Charity is the byproduct of Freemasonry in practice.
In 1772 Masonic philosopher William Preston wrote, “To relieve the distressed is a duty incumbent on all men, but particularly on Freemasons, who are linked together by an indissoluble chain of sincere affection. To soothe the unhappy, to sympathize with their misfortunes, to compassionate their miseries, and to restore peace to their troubled minds, is the great aim we have in view. On this basis we form our friendships and establish our connections.”
That principle is as important today as it was 240 years ago. Freemasonry in North Carolina extends to hundreds of worthy causes and quietly benefits thousands through fundraisers, blood drives, scholarship grants, and even personal phone calls and front porch visits—charity manifests itself in many forms.
In addition to the many local charities sponsored by local lodges across the state, the Grand Lodge of North Carolina supports two charities in particular—the Masonic Home for Children at Oxford and WhiteStone: A Masonic and Eastern Star Community in Greensboro.
There is no singular definition of Freemasonry. Freemasonry is many different things to each man who joins the fraternity. For some it is a place to make friends and acquaintances. For others it is a place to engage in introspection or discuss philosophy. And, for others it is a place to practice charity and goodwill. Through each of these endeavors–and countless more–Freemasonry seeks to unite good men of all backgrounds and make them better husbands, fathers, and citizens by encouraging and cultivating friendship, morality, and brotherly love.
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Modern Freemasonry is descended from the ancient guild system of European stonemasons and construction workers. Some aspects of Freemasonry’s modern ritual can be traced back nearly 1000 years.
The Freemasons kept their trade secrets secret (primarily mathematic and construction knowledge), as did most guilds such as ironmongers, bakers, and weavers to name a few. This secrecy protected the quality of the guild’s work and ensured job security for its members.
The Freemasons influence peaked during the Renaissance, but declined in tandem with the decline of monumental church architecture in the 16th and 17th centuries. Between the Renaissance and the Enlightenment learned Freemasons (operative members) began accepting non-masons (speculative members) into their ranks as patrons of their art. These “speculative” patrons tended to be men of letters and wise influential statesmen.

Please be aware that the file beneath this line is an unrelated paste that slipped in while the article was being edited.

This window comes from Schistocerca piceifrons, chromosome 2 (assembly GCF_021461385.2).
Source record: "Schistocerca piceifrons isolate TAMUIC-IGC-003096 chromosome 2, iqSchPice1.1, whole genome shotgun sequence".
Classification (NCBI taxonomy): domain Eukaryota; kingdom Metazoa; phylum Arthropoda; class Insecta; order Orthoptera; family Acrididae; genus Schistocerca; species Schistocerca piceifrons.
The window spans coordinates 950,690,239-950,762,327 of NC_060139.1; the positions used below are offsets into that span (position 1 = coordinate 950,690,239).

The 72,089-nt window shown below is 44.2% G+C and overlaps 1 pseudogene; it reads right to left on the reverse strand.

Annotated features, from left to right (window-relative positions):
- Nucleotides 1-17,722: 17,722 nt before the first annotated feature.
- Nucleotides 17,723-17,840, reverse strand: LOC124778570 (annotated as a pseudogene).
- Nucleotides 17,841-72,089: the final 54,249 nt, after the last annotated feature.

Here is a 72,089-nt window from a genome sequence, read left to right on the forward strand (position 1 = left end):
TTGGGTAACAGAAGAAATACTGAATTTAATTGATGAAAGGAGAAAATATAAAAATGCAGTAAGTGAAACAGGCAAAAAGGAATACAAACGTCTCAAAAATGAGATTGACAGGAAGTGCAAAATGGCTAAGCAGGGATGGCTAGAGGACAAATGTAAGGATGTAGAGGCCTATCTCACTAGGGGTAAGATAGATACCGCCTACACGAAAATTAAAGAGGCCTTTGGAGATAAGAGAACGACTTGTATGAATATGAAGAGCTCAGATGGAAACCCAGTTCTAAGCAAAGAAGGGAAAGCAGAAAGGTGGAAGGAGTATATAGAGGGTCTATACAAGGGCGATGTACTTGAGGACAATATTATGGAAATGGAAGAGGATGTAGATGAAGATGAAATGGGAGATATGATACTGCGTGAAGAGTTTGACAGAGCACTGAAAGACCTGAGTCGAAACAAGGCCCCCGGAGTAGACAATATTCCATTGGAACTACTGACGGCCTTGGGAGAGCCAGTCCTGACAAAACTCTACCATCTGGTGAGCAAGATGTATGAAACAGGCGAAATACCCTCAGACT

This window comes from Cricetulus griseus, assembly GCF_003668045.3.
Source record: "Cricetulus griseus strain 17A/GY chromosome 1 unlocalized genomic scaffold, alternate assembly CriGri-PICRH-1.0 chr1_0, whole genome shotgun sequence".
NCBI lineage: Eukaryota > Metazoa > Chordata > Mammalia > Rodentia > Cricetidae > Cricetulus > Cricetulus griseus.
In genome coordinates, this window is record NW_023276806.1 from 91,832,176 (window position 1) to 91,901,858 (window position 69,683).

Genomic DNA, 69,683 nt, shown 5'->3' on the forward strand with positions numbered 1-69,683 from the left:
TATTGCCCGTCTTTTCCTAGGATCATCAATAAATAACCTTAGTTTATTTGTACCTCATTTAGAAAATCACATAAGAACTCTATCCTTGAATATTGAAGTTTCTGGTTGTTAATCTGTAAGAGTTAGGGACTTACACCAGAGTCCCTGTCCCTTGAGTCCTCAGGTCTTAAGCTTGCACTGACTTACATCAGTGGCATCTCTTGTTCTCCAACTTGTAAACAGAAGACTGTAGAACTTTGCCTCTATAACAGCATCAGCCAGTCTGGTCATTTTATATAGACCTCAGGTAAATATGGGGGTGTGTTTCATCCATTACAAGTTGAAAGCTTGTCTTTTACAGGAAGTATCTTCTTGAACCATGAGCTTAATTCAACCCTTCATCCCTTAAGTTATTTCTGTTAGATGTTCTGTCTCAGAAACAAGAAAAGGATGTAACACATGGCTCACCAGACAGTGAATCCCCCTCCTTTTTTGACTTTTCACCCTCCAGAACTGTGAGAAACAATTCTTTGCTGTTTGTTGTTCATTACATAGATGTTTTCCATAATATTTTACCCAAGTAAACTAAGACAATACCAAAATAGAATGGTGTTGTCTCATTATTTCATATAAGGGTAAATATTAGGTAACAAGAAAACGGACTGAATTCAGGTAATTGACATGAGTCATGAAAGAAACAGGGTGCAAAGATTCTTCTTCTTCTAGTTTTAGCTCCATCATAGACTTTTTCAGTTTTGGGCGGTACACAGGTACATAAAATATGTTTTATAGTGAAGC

The guild of Freemasons transformed into a social and fraternal institution in the 17th and 18th centuries. During this time they used the tools and legends of their trade as metaphors to emphasize internal enlightenment and personal growth among the fraternity’s members. The men within its ranks influenced the development of modern concepts of democracy and personal liberty—ideals that aided the the transformation and creation of many western democracies—particularly the United States.
Freemasonry was reputedly established in North Carolina at Masonborough in the mid-1730s. However, the first documented evidence of Masonic activity in the state can be dated to Wilmington and New Bern during the early 1750s. In 1771 the Duke of Beaufort commissioned Joseph Montfort Provincial Grand Master of North Carolina, a post he ably held until his death in 1776. Between Montfort’s death and the end of the American Revolution, the Provincial Grand Lodge Lodge of North Carolina essentially ceased to exist, though individual lodges continued to operate. In 1787 several delegates from several lodges across the state met at Tarborough to establish a new Grand Lodge and elected Samuel Johnston as their new Grand Master. The first Masonic lodge established in Raleigh, Democratic Lodge No. 21, occurred in 1792–the same year the city was incorporated and established as the new capital of North Carolina.